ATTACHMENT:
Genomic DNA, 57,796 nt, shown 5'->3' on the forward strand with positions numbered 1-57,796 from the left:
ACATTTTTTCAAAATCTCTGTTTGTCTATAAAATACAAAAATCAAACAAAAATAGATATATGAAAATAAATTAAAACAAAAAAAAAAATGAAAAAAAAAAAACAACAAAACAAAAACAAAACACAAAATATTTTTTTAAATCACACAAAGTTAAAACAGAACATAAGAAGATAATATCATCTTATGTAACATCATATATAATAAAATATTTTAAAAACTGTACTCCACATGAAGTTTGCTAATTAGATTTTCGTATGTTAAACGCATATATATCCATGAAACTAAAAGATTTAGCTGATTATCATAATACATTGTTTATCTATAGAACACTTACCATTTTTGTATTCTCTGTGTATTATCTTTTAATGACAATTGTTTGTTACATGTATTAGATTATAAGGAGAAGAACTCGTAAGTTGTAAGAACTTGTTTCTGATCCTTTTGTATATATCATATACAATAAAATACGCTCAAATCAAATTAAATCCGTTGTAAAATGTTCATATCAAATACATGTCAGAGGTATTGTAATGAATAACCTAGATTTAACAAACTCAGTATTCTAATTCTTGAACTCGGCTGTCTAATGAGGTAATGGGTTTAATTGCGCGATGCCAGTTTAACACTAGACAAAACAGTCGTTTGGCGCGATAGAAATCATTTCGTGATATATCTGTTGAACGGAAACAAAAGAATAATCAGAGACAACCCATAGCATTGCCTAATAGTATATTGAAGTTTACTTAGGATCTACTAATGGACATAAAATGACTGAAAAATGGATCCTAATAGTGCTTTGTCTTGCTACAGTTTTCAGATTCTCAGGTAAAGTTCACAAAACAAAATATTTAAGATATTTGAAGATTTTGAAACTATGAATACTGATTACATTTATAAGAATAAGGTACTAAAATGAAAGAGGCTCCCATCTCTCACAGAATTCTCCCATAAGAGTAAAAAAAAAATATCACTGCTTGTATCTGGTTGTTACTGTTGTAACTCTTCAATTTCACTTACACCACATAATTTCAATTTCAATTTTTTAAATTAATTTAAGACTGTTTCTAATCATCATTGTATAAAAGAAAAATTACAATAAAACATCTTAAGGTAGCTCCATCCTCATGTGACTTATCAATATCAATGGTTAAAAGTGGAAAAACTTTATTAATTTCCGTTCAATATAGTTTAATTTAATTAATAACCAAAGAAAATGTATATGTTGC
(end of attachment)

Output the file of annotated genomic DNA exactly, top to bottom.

Genomic DNA, 57,796 nt, shown 5'->3' on the forward strand with positions numbered 1-57,796 from the left:
ACATTTTTTCAAAATCTCTGTTTGTCTATAAAATACAAAAATCAAACAAAAATAGATATATGAAAATAAATTAAAACAAAAAAAAAAATGAAAAAAAAAAAACAACAAAACAAAAACAAAACACAAAATATTTTTTTAAATCACACAAAGTTAAAACAGAACATAAGAAGATAATATCATCTTATGTAACATCATATATAATAAAATATTTTAAAAACTGTACTCCACATGAAGTTTGCTAATTAGATTTTCGTATGTTAAACGCATATATATCCATGAAACTAAAAGATTTAGCTGATTATCATAATACATTGTTTATCTATAGAACACTTACCATTTTTGTATTCTCTGTGTATTATCTTTTAATGACAATTGTTTGTTACATGTATTAGATTATAAGGAGAAGAACTCGTAAGTTGTAAGAACTTGTTTCTGATCCTTTTGTATATATCATATACAATAAAATACGCTCAAATCAAATTAAATCCGTTGTAAAATGTTCATATCAAATACATGTCAGAGGTATTGTAATGAATAACCTAGATTTAACAAACTCAGTATTCTAATTCTTGAACTCGGCTGTCTAATGAGGTAATGGGTTTAATTGCGCGATGCCAGTTTAACACTAGACAAAACAGTCGTTTGGCGCGATAGAAATCATTTCGTGATATATCTGTTGAACGGAAACAAAAGAATAATCAGAGACAACCCATAGCATTGCCTAATAGTATATTGAAGTTTACTTAGGATCTACTAATGGACATAAAATGACTGAAAAATGGATCCTAATAGTGCTTTGTCTTGCTACAGTTTTCAGATTCTCAGGTAAAGTTCACAAAACAAAATATTTAAGATATTTGAAGATTTTGAAACTATGAATACTGATTACATTTATAAGAATAAGGTACTAAAATGAAAGAGGCTCCCATCTCTCACAGAATTCTCCCATAAGAGTAAAAAAAAAATATCACTGCTTGTATCTGGTTGTTACTGTTGTAACTCTTCAATTTCACTTACACCACATAATTTCAATTTCAATTTTTTAAATTAATTTAAGACTGTTTCTAATCATCATTGTATAAAAGAAAAATTACAATAAAACATCTTAAGGTAGCTCCATCCTCATGTGACTTATCAATATCAATGGTTAAAAGTGGAAAAACTTTATTAATTTCCGTTCAATATAGTTTAATTTAATTAATAACCAAAGAAAATGTATATGTTGC